Universal Buttons Deep Dive

It's really hard making instructions when there are so many different makes, models, scenarios, designs, etc... that the product can be used in.

What is ButtonWorx? Unless you have no idea what you purchased then you probably already know what ButtonWorx™ is. 

What to consider Old video where I describe how to use individual buttons

Fixing a Tire Balancer Customer made video showing how he used individual buttons to repair a tire machine. You can see how it's not too important which size button you use in some circumstances 


If you are having trouble removing the brown paper - Use A Pin!


Stuck Down Buttons

  • Buttons are shorted out
  • No buttons work after install
  • Buttons activate too easily or by themselves

There is a vey thin spacer keeping the black conductive dot from touching the contacts on the circuit board. If the buttons are not installed correctly or the design of the circuit board is raised more than typical then the black material may touch all the time or activate too easily. If a button is touching all the time that will usually lock up the entire keypad because the device believes you are holding a button down and can't see signals from other buttons. 

Gold plated (brass color) forked contacts are always really thin and work well with standard ButtonWorx™ 

Old equipment (and even some newer devices) use copper traces covered in a black carbon coating. This coating is usually not a problem but if the design used a thick layer of the stuff it can add enough height to cause problems with ButtonWorx™

The use of a thick black coating isn't too common these days. But if you are fixing something made in the 70's or 80's you could run into this issue. 

If your buttons are stuck down all the time that could mean the spacer is not deep enough to hold the conductive material up above the button contacts. All is not lost! We just need to make a thicker spacer.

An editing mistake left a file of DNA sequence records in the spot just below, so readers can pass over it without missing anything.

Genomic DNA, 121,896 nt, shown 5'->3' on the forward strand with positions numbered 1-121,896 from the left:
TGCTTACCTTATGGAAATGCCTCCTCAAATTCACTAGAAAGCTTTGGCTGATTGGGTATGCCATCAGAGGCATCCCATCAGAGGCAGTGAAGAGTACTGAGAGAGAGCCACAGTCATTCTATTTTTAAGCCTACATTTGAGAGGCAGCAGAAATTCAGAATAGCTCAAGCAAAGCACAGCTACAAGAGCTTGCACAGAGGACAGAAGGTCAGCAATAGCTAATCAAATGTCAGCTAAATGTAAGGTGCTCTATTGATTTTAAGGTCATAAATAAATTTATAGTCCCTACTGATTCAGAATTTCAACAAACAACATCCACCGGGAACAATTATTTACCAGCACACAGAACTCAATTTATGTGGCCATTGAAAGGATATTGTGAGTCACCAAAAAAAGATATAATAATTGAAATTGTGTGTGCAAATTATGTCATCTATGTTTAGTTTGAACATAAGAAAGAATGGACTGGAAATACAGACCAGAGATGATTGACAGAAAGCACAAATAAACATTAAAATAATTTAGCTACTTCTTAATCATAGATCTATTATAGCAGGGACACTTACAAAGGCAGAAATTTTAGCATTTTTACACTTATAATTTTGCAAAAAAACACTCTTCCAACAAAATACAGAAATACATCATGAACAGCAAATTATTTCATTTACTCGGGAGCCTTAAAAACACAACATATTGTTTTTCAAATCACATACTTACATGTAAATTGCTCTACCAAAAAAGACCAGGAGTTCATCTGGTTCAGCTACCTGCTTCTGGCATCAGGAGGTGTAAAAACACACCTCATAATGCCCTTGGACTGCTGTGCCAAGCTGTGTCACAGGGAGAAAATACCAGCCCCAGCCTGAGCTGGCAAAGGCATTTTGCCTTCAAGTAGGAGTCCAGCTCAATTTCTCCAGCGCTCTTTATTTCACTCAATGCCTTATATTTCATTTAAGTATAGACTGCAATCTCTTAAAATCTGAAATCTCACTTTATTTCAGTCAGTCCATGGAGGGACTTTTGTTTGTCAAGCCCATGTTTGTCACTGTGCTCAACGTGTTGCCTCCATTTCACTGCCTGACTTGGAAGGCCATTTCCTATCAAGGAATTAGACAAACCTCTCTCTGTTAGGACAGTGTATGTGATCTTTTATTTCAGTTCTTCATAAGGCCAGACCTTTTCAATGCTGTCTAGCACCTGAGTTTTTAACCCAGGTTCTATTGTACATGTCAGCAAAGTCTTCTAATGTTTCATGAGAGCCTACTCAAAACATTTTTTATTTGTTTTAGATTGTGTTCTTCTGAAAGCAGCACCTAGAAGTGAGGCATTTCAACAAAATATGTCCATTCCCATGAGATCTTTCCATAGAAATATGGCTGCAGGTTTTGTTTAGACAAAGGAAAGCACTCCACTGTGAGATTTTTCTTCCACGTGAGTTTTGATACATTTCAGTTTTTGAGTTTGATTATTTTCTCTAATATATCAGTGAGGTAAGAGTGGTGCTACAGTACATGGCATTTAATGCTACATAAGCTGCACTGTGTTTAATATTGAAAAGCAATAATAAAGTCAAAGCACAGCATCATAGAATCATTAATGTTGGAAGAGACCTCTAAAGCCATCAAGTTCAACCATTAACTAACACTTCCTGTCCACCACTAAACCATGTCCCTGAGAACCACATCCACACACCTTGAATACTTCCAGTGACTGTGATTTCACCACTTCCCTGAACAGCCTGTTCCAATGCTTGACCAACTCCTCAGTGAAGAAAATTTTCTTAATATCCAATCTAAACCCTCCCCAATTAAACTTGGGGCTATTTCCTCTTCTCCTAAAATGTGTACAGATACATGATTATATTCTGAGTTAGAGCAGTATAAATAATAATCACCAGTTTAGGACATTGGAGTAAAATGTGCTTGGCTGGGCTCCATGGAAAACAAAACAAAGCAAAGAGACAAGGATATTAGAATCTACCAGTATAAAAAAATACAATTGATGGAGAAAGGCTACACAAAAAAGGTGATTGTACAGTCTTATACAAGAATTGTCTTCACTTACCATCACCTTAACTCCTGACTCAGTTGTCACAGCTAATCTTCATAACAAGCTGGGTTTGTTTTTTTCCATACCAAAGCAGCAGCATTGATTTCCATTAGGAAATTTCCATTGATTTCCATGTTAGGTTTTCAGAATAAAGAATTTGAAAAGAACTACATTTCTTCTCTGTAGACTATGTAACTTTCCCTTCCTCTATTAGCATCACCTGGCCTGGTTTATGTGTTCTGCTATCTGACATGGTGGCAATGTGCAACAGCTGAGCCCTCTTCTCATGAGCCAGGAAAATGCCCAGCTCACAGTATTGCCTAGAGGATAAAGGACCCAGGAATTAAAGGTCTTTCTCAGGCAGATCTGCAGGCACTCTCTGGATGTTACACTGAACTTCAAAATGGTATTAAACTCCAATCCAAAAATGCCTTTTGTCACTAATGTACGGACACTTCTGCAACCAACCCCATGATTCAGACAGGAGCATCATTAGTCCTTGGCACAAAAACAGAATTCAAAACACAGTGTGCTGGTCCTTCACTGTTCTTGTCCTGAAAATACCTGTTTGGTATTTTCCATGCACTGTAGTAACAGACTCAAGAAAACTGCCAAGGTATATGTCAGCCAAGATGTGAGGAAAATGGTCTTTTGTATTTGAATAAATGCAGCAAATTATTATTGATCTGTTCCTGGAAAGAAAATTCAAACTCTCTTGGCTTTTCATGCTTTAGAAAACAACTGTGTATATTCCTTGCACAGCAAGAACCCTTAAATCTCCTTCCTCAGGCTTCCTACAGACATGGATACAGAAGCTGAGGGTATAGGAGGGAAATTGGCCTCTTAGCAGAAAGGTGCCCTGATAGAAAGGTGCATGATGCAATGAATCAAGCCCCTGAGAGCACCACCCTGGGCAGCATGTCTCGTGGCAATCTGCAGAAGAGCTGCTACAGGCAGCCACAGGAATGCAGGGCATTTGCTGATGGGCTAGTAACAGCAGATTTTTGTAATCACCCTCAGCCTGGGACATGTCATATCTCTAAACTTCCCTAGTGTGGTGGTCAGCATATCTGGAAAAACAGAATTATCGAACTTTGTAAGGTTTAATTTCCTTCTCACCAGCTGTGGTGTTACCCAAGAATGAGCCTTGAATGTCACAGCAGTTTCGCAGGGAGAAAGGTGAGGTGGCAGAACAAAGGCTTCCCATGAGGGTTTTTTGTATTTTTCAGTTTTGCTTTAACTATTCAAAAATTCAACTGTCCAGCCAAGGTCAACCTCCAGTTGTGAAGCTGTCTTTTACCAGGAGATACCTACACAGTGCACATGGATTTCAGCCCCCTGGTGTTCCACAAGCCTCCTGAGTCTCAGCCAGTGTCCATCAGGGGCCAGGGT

This is showing two simple added spacers with the advantage of insulating the surrounding ground.

That silver border around each button is bare solder and goes to ground on the circuit. The black conductive pad on ButtonWorx™ cannot be allowed to touch that silver outline border. 

The black forked pads are the two halves of the switch. There are two tiny silver dots, one connected to each half of the switch. The little dots are part of the switch so are not a problem but the border is a problem. If the black can touch the border and the switch at the same time it can cause unpredictable results and none of them likely good.   

Buttons Too Hard To Press?

If your buttons are too difficult to press after installing ButtonWorx™ then you probably have some feature adding height to the spacer. Some devices have a clear or white film with holes cut out for the buttons. This film may reflect backlighting or provide electrical insulation. Also some rubber keypads have a long reach and thin weak plungers that provide little pressure strength.

If you have the room, you can try a larger ButtonWorx™ button. (A larger button will flex easier than a small one)

You can make ButtonWorx™ even more sensitive to presses  by adding a slit that will allow the buttons more flexibility.

Cut it with a razor knife (be careful!)


Cut it almost in half with a good pair of scissors

Buttons with slits need to be aligned properly! The black material needs to come in contact with both halves of the switch contact. When there is a slit cut the black pad is essentially broken into two separate pads.

Here are examples of how you would align the slit in a button you have cut.

It may help to imagine you have removed half of the black material after you have cut it and to see where the half that remains would touch the forked contacts when pressed down.

Of course if you try making a slit and it makes the button even worse you can try rotating it 45 degrees and see if that might help.